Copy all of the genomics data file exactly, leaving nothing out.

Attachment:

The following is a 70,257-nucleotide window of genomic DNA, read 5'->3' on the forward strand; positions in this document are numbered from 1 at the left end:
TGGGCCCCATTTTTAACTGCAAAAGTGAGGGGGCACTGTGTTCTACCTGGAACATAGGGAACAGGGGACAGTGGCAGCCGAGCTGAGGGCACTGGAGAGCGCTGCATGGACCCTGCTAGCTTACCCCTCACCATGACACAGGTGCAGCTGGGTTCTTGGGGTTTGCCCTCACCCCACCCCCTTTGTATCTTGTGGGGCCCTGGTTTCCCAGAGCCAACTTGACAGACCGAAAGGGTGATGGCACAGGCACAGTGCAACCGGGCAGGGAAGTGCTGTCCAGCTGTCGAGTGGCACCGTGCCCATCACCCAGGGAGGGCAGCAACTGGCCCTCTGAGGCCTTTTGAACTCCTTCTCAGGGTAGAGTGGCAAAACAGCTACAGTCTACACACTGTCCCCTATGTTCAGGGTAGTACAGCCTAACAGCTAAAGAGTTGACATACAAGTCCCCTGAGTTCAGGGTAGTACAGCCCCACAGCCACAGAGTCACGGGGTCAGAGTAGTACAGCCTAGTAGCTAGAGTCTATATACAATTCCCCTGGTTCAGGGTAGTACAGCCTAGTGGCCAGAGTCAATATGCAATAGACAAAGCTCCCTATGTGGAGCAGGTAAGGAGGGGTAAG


The following is a 70,257-nucleotide window of genomic DNA, read 5'->3' on the forward strand; positions in this document are numbered from 1 at the left end:
TGGGCCCCATTTTTAACTGCAAAAGTGAGGGGGCACTGTGTTCTACCTGGAACATAGGGAACAGGGGACAGTGGCAGCCGAGCTGAGGGCACTGGAGAGCGCTGCATGGACCCTGCTAGCTTACCCCTCACCATGACACAGGTGCAGCTGGGTTCTTGGGGTTTGCCCTCACCCCACCCCCTTTGTATCTTGTGGGGCCCTGGTTTCCCAGAGCCAACTTGACAGACCGAAAGGGTGATGGCACAGGCACAGTGCAACCGGGCAGGGAAGTGCTGTCCAGCTGTCGAGTGGCACCGTGCCCATCACCCAGGGAGGGCAGCAACTGGCCCTCTGAGGCCTTTTGAACTCCTTCTCAGGGTAGAGTGGCAAAACAGCTACAGTCTACACACTGTCCCCTATGTTCAGGGTAGTACAGCCTAACAGCTAAAGAGTTGACATACAAGTCCCCTGAGTTCAGGGTAGTACAGCCCCACAGCCACAGAGTCACGGGGTCAGAGTAGTACAGCCTAGTAGCTAGAGTCTATATACAATTCCCCTGGTTCAGGGTAGTACAGCCTAGTGGCCAGAGTCAATATGCAATAGACAAAGCTCCCTATGTGGAGCAGGTAAGGAGGGGTAAG